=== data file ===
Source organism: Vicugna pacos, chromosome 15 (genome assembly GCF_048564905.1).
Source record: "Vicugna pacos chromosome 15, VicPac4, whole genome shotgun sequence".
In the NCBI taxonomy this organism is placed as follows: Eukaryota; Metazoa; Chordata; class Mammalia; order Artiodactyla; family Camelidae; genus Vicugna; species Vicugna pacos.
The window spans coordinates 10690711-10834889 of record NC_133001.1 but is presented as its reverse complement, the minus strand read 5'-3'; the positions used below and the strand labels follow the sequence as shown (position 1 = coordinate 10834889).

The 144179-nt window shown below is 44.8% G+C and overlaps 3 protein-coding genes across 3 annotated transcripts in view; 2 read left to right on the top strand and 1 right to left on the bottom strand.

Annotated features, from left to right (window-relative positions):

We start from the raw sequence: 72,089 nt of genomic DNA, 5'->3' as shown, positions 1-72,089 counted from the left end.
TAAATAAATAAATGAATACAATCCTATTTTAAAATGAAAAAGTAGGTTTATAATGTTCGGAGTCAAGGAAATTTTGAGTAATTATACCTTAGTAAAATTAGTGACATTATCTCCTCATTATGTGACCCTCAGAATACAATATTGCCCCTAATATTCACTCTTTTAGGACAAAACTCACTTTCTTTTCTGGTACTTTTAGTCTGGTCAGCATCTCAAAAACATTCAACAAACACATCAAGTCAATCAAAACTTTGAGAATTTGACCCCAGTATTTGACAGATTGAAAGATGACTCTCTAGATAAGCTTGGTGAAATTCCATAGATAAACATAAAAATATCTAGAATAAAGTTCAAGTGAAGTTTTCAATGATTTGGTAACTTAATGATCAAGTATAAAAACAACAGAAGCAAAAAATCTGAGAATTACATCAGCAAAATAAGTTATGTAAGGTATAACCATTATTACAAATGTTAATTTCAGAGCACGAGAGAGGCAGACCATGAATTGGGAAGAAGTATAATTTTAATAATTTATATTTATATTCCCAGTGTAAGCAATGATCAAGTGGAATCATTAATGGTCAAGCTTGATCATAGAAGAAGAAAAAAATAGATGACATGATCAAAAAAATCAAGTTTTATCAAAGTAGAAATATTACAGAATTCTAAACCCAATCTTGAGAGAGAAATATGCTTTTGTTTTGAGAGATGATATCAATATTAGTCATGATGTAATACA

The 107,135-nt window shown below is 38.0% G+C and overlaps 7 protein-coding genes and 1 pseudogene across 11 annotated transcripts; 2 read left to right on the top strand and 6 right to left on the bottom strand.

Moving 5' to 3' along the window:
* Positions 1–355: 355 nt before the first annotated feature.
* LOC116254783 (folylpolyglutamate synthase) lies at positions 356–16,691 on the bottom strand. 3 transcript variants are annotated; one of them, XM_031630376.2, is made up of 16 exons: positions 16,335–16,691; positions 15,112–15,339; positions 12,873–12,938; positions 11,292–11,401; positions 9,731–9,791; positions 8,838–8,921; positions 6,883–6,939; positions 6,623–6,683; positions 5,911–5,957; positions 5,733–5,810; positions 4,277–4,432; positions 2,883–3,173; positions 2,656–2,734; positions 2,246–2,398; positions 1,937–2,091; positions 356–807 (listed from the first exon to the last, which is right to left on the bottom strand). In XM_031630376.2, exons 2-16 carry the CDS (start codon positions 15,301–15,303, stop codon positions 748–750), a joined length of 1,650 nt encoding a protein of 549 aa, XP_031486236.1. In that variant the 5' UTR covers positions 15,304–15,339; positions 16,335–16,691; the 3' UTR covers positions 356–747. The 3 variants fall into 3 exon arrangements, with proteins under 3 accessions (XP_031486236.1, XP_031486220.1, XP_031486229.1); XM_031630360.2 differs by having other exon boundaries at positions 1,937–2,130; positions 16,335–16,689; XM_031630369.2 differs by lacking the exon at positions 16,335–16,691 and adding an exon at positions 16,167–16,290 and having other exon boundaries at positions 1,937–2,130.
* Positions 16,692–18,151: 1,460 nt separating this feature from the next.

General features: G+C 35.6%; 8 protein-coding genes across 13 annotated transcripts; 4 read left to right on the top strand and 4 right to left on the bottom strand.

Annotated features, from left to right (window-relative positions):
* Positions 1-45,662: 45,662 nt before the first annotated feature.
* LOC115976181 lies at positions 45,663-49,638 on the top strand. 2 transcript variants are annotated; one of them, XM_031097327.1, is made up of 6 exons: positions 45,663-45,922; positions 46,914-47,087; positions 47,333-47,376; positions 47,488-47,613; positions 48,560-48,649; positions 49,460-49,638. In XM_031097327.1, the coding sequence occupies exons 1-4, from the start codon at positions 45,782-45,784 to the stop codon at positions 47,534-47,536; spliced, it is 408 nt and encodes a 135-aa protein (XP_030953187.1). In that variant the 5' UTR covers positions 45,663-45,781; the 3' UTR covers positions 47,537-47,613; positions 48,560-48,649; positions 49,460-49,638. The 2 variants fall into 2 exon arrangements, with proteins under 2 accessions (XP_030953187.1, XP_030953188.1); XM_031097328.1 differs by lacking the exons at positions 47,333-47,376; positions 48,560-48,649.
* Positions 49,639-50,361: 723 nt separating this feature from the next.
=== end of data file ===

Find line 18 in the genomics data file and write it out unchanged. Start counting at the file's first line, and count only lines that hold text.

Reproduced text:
* Positions 49,639-50,361: 723 nt separating this feature from the next.